Best tradeshow marketing tips and case studies. Call 800-654-6946.
Best tradeshow marketing tips and case studies. Call 800-654-6946.

Tradeshow marketing

Can Mobile Marketing Improve Your Tradeshow ROI?

iPhone in Canada

Now that a lot of your audience are carrying around smartphones, are you even able to reach them anymore with email, blogging and your social media outlets?

Probably – at least you should be able much of the time.

But an ideal scenario is literally in your hands: reaching your audience with text messaging.

Here’s why text message (or mobile) marketing is worth considering:

First: approximately 97% of all text messages are opened and read! Yeah: wow, 97%!

Next: your competitors are probably NOT doing it. Yet. But chances are they will look at it soon.

Also: Texting can spur instant action because of the immediacy of the medium.

One comment I often hear when the subject of mobile marketing comes up: “…but who wants to get spam text messages?”

That’s the beauty. It’s not spam. Your audience has opted-in to your messages through your website or advertisement, and they can easily opt-out if they change their mind.

Let’s say you have a booth at a tradeshow, and you’re going to surprise your audience with a special deal, a celebrity guest, or some other reason to get people to head for the booth. By timing your text message, your audience can open the text (remember, it’s immediately sent), see the invitation, and come by the booth.

If you can narrow your market to a select group of show attendees, chances are good that you’ll get many of them to respond.

“Your only restriction with mobile marketing is the numbers of characters, so my best advice is consolidate and pack a punch with your message,” advises Van Allen, a leading business marketer and business author who uses text and SMS (short message service) technology to grow several business.

So the next question on your lips is (at least it was on my lips): how do you do this?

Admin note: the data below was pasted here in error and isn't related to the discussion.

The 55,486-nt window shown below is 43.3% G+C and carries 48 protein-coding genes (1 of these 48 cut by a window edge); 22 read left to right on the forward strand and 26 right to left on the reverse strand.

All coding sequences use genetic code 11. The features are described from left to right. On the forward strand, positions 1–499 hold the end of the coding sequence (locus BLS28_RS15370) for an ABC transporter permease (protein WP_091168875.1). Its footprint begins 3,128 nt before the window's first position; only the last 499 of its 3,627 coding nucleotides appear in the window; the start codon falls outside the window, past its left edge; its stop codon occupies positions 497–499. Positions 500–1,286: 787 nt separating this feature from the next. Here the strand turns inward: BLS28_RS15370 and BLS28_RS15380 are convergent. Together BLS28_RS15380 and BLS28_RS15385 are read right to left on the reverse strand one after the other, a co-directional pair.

The difficult, and manual, way would be to send each message out individually.

Nope, you can see right away that’s not gonna work. Not with all you have to do to keep the booth running, right?

Sign up for a service such as Boomtext, Message Buzz or Moto Message, log in to your account, set up your message and when you’d like it go out and you’re set.

Some services I’ve seen have the ability to segment your audience. For instance if you put out an advertisement on “organic yogurt” you might have readers opt-in to get message specifically about organic yogurt. Other readers might want messages only about fruit-flavored yogurt. It gives you a chance to send extremely targeted messages based on the desires of your market.

Once you start thinking, the ideas on how to tie mobile marketing into your tradeshow marketing start tumbling over themselves.

Phone coupons, time-sensitive offers, opinion polls, welcome messages, games, video links…what can you think of?

If you have sent out or received text messaging, what’s your experience been?

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photo credit: jeffwilcox

Tradeshow Press Releases Increase Your SEO

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A terrific guest post by Brad Shorr on Heidi Thorne’s excellent blog ‘Promo With Purpose Today’ got me to thinking.

In the post, Brad discusses how long-term thinking and SEO (Search Engine Optimization) can help to bring more people to your website. And Brad says that press releases are an excellent way to seed your company’s brand throughout the web.

I can’t agree more.

But with apologies to Brad, I’d take it a few more steps.

If you’re planning a press release, come up with a short list of a half dozen keywords that people might be searching for in regards to your tradeshow appearance. Perhaps you’re in the food industry and you want folks to find your products and scheduled appearance.

Your first sentence should contain at least one or two of those keywords and the name of the show. Search engine algorithms tend to look for keywords within the first several words of an article or release. So don’t waste time getting to the point.